Campus police and security details at colleges across the country are on alert as commencement season begins in the wake of the Boston Marathon bombings and other recent violent incidents.
At the University of Pittsburgh, where more than 6,000 students will graduate on Sunday, campus police are ready. They put in place security enhancements last spring after more than 130 bomb threats rocked Pitt's Oakland campus.
“This year we are keenly aware of what happened in Boston, so we have additional coverage and we have (intelligence) reports from the city and FBI,” said Pitt Police Chief Tim Delaney.
Last summer, four months after Pitt's commencement, authorities arrested Adam Scott Busby in Ireland for the Pitt bomb scares. Authorities did not reveal a motive for the threats. Busby, 65, who has ties to the Scottish National Liberation Group, remains in prison in Ireland.
“Several countries want him, and I think we're second in line behind Great Britain,” said Jimmy Kitchen, the assistant U.S. attorney in Pittsburgh handling the case.
The university advised family members and friends planning to attend graduation ceremonies at Petersen Events Center to arrive early and to leave backpacks, large purses and packages at home.
Although Pitt anticipated a larger crowd than other schools in the region, Delany said he's comfortable with security measures the school put in place. People expressed gratitude for the extra attention last spring, he said.
“If anyone was unhappy, I didn't hear about it. These are all our children here, so we need to make sure they're safe. ... We have cameras, we have portable bomb-sniffing machines. We have trained K-9 dogs. We've fairly advanced compared to some schools,” he said.
Indiana University of Pennsylvania officials declined to discuss security measures for the Kovalchick Convention and Athletic Center, where commencement will take place May 18.
“We have re-examined our security plan and put some security in place that will enhance it. It might not be something people see at the event, but I can assure you it will be in place,” said IUP spokeswoman Michelle Fryling.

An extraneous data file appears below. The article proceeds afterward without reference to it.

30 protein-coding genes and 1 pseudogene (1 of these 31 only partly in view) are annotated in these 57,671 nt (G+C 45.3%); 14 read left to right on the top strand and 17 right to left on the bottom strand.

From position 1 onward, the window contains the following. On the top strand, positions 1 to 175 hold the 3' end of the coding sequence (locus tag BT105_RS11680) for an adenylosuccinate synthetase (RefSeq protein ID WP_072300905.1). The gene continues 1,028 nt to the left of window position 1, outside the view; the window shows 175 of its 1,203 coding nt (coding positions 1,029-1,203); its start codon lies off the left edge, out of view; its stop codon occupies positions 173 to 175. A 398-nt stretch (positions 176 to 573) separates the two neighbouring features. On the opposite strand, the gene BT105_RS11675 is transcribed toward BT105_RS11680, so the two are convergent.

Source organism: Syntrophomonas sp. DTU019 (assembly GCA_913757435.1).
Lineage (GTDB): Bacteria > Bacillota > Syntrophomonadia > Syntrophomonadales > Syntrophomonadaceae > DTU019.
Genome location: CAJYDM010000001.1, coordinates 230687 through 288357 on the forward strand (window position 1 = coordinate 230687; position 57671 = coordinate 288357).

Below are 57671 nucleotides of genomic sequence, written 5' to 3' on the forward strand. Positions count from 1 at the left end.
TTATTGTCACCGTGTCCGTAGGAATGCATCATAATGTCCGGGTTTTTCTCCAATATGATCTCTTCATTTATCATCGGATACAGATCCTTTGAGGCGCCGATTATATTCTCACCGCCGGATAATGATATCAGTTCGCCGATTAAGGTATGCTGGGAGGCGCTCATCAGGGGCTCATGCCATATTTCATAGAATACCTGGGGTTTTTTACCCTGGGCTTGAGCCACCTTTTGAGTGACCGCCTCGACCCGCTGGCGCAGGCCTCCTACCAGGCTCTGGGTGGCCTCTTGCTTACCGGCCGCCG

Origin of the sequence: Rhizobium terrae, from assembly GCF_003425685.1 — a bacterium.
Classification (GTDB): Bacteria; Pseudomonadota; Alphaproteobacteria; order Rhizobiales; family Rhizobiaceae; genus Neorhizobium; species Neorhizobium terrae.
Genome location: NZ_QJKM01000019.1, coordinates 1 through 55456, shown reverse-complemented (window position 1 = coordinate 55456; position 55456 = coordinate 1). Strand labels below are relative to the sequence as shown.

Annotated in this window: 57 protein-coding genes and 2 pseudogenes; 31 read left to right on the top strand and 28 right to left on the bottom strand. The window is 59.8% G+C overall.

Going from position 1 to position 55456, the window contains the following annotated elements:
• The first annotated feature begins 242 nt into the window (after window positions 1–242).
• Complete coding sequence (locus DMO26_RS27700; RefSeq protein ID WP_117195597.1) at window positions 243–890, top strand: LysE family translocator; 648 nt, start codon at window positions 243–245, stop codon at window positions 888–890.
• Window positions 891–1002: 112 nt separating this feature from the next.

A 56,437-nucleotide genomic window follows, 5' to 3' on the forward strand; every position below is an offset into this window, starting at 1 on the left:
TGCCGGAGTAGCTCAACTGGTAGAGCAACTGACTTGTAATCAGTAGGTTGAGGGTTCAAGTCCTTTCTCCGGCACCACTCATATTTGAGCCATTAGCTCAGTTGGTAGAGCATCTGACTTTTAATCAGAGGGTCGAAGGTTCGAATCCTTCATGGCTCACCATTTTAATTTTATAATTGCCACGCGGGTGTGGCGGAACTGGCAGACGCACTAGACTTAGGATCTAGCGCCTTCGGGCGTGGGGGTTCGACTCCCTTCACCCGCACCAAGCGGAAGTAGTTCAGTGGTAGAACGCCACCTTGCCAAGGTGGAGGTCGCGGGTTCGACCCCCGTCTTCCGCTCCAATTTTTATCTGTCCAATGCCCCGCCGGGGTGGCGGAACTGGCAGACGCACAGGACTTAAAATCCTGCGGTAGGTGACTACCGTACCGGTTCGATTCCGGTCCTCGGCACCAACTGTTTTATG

At Robert Morris University in Moon, which scheduled May 10 and 11 graduation ceremonies at Sewell Center, a school spokesman said campus security officers would sweep the arena with bomb-sniffing dogs beforehand.
“As always, our armed police force will be on duty. While the tragedy in Boston has certainly heightened the perception of danger, we do not believe that there is any greater risk this year at our commencement ceremonies,” said Robert Morris spokesman Jonathan Potts.
California University of Pennsylvania expects about 6,000 people for ceremonies on May 17 and 18. Ed McSheffery, chief of campus police, said he will have extra manpower.
“We will be taking extra security measures to make sure everything goes well,” he said.
Debra Erdley is a staff writer for Trib Total Media. She can be reached at 412-320-7996 or firstname.lastname@example.org.
You are solely responsible for your comments and by using TribLive.com you agree to our Terms of Service.
We moderate comments. Our goal is to provide substantive commentary for a general readership. By screening submissions, we provide a space where readers can share intelligent and informed commentary that enhances the quality of our news and information.
While most comments will be posted if they are on-topic and not abusive, moderating decisions are subjective. We will make them as carefully and consistently as we can. Because of the volume of reader comments, we cannot review individual moderation decisions with readers.
We value thoughtful comments representing a range of views that make their point quickly and politely. We make an effort to protect discussions from repeated comments â either by the same reader or different readers.
We follow the same standards for taste as the daily newspaper. A few things we won't tolerate: personal attacks, obscenity, vulgarity, profanity (including expletives and letters followed by dashes), commercial promotion, impersonations, incoherence, proselytizing and SHOUTING. Don't include URLs to Web sites.
We do not edit comments. They are either approved or deleted. We reserve the right to edit a comment that is quoted or excerpted in an article. In this case, we may fix spelling and punctuation.
We welcome strong opinions and criticism of our work, but we don't want comments to become bogged down with discussions of our policies and we will moderate accordingly.
We appreciate it when readers and people quoted in articles or blog posts point out errors of fact or emphasis and will investigate all assertions. But these suggestions should be sent via e-mail. To avoid distracting other readers, we won't publish comments that suggest a correction. Instead, corrections will be made in a blog post or in an article.